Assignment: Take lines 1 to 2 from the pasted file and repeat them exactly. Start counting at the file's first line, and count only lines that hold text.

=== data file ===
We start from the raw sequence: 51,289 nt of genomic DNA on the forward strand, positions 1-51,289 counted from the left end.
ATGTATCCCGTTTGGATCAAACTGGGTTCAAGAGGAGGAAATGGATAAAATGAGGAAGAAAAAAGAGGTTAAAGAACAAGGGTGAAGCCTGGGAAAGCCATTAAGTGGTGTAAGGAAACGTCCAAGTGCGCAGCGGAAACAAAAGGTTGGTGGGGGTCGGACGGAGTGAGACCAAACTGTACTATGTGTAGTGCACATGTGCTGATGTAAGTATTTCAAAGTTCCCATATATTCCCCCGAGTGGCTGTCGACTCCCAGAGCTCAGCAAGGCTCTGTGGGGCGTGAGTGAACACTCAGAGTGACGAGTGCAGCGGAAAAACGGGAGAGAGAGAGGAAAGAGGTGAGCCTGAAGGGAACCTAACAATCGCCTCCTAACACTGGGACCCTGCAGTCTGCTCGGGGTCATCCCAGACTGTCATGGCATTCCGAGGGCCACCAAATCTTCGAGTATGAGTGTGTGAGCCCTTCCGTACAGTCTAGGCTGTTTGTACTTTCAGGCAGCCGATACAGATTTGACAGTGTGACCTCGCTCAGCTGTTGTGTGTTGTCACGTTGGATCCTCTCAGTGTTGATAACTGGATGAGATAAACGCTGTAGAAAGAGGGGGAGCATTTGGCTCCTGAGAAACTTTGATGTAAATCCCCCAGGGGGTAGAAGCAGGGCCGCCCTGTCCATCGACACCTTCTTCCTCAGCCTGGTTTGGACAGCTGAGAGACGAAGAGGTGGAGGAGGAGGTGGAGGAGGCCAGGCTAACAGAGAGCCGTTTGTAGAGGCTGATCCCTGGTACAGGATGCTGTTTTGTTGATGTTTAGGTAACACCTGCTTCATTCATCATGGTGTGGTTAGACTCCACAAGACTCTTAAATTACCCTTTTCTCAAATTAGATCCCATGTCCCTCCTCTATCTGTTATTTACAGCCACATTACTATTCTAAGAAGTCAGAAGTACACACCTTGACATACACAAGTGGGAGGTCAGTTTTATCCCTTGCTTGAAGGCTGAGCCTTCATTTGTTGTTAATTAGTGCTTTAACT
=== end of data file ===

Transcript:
We start from the raw sequence: 51,289 nt of genomic DNA on the forward strand, positions 1-51,289 counted from the left end.
ATGTATCCCGTTTGGATCAAACTGGGTTCAAGAGGAGGAAATGGATAAAATGAGGAAGAAAAAAGAGGTTAAAGAACAAGGGTGAAGCCTGGGAAAGCCATTAAGTGGTGTAAGGAAACGTCCAAGTGCGCAGCGGAAACAAAAGGTTGGTGGGGGTCGGACGGAGTGAGACCAAACTGTACTATGTGTAGTGCACATGTGCTGATGTAAGTATTTCAAAGTTCCCATATATTCCCCCGAGTGGCTGTCGACTCCCAGAGCTCAGCAAGGCTCTGTGGGGCGTGAGTGAACACTCAGAGTGACGAGTGCAGCGGAAAAACGGGAGAGAGAGAGGAAAGAGGTGAGCCTGAAGGGAACCTAACAATCGCCTCCTAACACTGGGACCCTGCAGTCTGCTCGGGGTCATCCCAGACTGTCATGGCATTCCGAGGGCCACCAAATCTTCGAGTATGAGTGTGTGAGCCCTTCCGTACAGTCTAGGCTGTTTGTACTTTCAGGCAGCCGATACAGATTTGACAGTGTGACCTCGCTCAGCTGTTGTGTGTTGTCACGTTGGATCCTCTCAGTGTTGATAACTGGATGAGATAAACGCTGTAGAAAGAGGGGGAGCATTTGGCTCCTGAGAAACTTTGATGTAAATCCCCCAGGGGGTAGAAGCAGGGCCGCCCTGTCCATCGACACCTTCTTCCTCAGCCTGGTTTGGACAGCTGAGAGACGAAGAGGTGGAGGAGGAGGTGGAGGAGGCCAGGCTAACAGAGAGCCGTTTGTAGAGGCTGATCCCTGGTACAGGATGCTGTTTTGTTGATGTTTAGGTAACACCTGCTTCATTCATCATGGTGTGGTTAGACTCCACAAGACTCTTAAATTACCCTTTTCTCAAATTAGATCCCATGTCCCTCCTCTATCTGTTATTTACAGCCACATTACTATTCTAAGAAGTCAGAAGTACACACCTTGACATACACAAGTGGGAGGTCAGTTTTATCCCTTGCTTGAAGGCTGAGCCTTCATTTGTTGTTAATTAGTGCTTTAACT